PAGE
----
How to Avoid
Serum Biocompatibility testing was developed to determine how much of an immune reaction a particular client will have to any given material.
A blood sample is drawn and spun on a centrifuge in order to separate the blood cells from the blood serum. The cells are discarded and the serum, which contains all of the free-floating antibodies and other blood proteins, is collected for testing. A small sample of the serum is then mixed with the individual chemical components that may be found in dental materials. If the chemicals would cause an immune reaction in the body, then the antibodies present in the serum will bind the chemicals and form an antibody complex making the mixture look cloudy.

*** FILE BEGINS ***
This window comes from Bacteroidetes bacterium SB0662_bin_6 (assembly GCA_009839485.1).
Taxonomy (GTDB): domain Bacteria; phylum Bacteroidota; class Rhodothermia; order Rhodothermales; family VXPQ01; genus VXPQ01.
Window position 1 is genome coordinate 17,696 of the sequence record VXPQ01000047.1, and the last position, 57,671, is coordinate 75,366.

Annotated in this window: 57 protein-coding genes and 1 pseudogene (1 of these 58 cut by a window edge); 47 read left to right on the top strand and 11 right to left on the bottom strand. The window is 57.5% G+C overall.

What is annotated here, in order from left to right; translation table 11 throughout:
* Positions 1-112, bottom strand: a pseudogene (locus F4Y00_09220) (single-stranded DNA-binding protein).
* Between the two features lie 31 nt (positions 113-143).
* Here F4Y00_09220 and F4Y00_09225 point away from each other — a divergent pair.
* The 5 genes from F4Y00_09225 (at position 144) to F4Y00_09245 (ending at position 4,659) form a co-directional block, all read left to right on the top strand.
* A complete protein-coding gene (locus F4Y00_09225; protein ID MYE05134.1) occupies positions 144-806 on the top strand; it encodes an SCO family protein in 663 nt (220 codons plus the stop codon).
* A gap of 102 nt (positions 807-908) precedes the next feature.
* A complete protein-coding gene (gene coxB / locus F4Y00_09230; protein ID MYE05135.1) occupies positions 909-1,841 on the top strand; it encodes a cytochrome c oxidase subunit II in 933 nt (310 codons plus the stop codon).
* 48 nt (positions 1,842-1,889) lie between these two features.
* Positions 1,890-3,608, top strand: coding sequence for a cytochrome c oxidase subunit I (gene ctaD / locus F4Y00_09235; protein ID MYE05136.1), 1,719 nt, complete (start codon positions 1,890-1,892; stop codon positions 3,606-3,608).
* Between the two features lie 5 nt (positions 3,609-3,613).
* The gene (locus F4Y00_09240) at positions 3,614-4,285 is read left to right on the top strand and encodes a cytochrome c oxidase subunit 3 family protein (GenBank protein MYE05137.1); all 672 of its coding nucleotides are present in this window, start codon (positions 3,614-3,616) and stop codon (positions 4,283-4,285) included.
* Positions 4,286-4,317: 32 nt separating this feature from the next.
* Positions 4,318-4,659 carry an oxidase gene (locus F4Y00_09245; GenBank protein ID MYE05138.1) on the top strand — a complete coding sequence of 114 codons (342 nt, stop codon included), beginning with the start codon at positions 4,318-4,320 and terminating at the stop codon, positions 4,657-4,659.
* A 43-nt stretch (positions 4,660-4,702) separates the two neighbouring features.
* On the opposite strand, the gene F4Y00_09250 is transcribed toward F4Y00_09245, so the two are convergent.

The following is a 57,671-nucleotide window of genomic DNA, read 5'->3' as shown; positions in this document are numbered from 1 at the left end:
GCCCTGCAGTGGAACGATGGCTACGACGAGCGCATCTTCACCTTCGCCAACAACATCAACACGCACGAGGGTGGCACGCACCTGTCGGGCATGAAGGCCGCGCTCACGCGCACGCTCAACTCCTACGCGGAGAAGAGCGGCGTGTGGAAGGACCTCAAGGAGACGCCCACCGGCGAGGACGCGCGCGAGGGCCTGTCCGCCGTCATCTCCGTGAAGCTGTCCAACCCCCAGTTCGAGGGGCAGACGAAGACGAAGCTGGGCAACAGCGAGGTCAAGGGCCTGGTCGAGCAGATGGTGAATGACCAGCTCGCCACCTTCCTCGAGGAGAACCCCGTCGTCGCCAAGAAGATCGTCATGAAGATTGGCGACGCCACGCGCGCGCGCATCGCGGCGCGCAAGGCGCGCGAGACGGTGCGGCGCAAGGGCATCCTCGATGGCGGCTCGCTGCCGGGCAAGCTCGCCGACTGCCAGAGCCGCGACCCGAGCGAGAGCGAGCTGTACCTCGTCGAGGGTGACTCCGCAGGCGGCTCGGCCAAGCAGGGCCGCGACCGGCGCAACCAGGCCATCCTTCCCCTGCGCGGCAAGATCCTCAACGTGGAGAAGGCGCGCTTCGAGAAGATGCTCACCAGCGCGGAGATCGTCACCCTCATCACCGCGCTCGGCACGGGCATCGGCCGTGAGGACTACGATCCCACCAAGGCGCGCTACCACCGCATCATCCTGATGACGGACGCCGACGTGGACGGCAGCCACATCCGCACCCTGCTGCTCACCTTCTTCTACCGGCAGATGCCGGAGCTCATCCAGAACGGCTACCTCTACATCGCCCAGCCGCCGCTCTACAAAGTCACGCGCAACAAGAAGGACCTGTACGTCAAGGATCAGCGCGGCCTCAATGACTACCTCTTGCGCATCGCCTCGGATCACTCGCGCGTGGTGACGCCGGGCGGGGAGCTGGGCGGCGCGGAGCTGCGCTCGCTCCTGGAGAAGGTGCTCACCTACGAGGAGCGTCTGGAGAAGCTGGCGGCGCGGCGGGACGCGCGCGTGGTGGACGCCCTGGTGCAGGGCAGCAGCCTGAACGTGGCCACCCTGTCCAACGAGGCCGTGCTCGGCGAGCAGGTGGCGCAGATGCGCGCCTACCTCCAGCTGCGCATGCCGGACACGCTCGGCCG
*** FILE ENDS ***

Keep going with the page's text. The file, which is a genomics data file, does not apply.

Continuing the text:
This is known as a protein fallout reaction. A simple but elegant machine called a light densitometer is then used to measure the opacity of each serum-chemical mixture, and the chemical is then judged according to protocols originally developed by Dr. Hal Huggins and refined over decades of testing. For the dentist’s convenience the classifications “Highly Reactive,” “Moderately Reactive,” and “Least Reactive,” are used to aid in understanding the results. Each product on the test is then rated by the highest reactivity level among its component chemicals. This assures that only the products in which all components give the lowest reaction levels are termed “Least Reactive.”